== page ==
Brownback: Drought causes $1.5B in crop loss this year

TOPEKA, Kan. - As the severe drought across the heartland stretches into day 57, Kansas state leaders held an urgent meeting Wednesday to address the needs of the state's suffering agriculture industry.

U.S. Sen. Pat Roberts and Gov. Sam Brownback brought together representatives from federal, state and local agencies to assess the damage and share ways to coupe.

The governor declared all 105 Kansas counties as disaster areas and estimated the loss of Kansas crops to be $1.5 billion. 

Brownback explained the damage has a trickle effect. The lack of crops meant cattle farmers had no way to feed their livestock.

Mike Baccus, president of the Kansas Farm Bureau and a farmer himself, was emotional when addressing Brownback and Roberts and said the drought will affect every person's wallet.

"If we start liquidating cowherds, you cant imagine how much money the consumer's going to have to pay for beef prices," Baccus said.

Beef product prices could rise anywhere from four to five percent because of the drought, according to government estimates.

The prices of chicken, turkey and dairy products are also expected to rise 3.5 to 4.5 percent later this year.

Several the leaders at the meeting mentioned numerous times the importance of crop insurance.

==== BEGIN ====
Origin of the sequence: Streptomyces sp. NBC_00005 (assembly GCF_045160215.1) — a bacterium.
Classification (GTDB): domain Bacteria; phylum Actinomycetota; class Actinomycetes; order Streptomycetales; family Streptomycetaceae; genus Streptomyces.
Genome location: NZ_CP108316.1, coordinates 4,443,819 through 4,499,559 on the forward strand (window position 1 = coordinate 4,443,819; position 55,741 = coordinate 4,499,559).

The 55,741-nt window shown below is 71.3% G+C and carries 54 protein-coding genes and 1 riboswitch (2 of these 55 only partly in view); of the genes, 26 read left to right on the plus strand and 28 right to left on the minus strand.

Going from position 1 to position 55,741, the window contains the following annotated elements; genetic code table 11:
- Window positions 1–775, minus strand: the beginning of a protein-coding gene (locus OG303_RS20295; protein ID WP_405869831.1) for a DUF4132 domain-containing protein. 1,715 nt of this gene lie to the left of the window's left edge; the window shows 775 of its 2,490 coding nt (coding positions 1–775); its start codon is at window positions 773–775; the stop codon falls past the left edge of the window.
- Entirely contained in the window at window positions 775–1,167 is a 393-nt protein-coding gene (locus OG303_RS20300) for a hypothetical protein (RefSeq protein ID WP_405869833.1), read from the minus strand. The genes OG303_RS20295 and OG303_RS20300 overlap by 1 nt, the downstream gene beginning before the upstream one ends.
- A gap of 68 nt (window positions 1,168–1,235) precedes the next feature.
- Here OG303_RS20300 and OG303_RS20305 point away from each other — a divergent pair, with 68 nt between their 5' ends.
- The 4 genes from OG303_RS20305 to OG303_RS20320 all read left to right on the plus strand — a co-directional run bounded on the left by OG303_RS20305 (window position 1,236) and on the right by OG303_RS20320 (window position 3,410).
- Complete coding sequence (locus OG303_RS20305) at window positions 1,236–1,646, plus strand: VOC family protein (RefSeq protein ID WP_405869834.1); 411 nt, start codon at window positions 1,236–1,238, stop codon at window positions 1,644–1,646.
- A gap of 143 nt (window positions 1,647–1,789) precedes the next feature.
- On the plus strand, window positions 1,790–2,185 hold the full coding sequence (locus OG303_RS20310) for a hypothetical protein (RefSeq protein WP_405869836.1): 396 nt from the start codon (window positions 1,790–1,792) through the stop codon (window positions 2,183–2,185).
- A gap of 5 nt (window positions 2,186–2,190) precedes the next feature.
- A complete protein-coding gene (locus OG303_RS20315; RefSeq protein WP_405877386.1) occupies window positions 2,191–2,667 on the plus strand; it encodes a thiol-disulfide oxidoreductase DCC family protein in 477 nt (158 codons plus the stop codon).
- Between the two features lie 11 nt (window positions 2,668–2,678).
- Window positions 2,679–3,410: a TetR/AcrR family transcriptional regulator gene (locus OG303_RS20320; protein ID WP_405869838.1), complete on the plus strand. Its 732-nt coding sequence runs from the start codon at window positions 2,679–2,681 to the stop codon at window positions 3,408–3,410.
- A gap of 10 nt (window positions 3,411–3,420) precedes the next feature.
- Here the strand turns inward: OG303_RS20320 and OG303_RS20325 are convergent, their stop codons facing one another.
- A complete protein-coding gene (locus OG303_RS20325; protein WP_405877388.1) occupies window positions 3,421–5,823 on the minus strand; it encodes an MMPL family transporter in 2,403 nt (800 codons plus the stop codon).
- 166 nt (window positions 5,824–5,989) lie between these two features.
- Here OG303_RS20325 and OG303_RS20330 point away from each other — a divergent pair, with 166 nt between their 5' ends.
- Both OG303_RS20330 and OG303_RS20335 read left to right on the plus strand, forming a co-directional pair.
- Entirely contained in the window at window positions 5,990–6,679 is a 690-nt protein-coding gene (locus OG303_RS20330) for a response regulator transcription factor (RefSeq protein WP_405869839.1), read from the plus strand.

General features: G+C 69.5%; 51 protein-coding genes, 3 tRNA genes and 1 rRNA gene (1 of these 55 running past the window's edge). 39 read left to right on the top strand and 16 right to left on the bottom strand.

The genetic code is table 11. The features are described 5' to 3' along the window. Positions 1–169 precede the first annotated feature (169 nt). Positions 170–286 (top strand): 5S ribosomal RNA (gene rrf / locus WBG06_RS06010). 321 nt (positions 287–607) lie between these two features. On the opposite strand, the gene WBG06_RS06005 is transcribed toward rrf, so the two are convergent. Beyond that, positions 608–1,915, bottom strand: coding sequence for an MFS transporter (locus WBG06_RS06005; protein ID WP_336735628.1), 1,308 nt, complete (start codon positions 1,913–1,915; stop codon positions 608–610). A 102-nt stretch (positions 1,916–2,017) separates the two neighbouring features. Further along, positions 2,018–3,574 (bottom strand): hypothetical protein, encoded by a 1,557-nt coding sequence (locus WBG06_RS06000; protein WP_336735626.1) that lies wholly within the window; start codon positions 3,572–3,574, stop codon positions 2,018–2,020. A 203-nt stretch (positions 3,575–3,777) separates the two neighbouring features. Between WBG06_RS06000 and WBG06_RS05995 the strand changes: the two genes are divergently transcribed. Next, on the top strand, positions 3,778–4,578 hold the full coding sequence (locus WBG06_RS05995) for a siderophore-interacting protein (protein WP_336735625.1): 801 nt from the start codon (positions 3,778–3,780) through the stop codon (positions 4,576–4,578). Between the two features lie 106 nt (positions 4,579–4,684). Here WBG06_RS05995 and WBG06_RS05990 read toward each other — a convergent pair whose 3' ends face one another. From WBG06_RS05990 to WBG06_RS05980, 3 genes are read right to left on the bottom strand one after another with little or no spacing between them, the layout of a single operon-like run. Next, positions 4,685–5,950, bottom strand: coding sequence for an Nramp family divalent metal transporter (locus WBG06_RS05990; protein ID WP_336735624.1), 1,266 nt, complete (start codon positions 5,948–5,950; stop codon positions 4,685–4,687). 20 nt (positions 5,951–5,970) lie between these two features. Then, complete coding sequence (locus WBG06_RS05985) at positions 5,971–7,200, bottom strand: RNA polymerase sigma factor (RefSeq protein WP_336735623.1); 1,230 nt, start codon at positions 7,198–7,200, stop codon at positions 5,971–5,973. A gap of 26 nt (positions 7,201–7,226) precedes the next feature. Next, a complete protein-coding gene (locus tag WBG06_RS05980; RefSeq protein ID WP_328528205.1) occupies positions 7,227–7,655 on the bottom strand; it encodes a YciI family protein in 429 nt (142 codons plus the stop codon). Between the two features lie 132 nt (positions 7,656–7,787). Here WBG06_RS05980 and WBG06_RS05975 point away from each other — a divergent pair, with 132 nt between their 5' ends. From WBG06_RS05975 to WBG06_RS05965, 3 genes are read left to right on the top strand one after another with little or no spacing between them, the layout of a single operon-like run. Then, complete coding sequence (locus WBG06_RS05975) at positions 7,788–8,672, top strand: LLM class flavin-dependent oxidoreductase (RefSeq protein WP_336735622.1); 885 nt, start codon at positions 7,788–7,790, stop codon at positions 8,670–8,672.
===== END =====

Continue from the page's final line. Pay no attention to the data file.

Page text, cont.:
"Frankly if it wasn't for crop insurance, you would lose a big chunk of the farmers across the state of Kansas," Baccus said.  "If you do that, you can start importing your food."

U.S. Department of Agriculture Risk Management official Rebecca Davis said during 2011's drought, the USDA paid out more than $1 billion in crop insurance claims.  Projections for 2012 were not available.

For Johnson County corn and bean farmer Larry Stricker, crop insurance is the only thing keeping him employed.  He said his 350 acres of corn will likely produce about a third of what's expected.

"It's sad. It's just said," Stricker said. "It's going to be one of them years that goes down in history...probably one of the worse ones ever.  It's just part of farming. You just got to take the chances, but it's going to take deep pockets to keep this going."

Climatologist Mary Knapp spoke at the meeting about the science behind the weather pattern.  She said the effects of the drought are going beyond the farm. Plants, golf courses and orchards are losing water to evaporation at almost 2 inches a week.

She said it will take years for all of these areas to recover if water loss continues at this rate.

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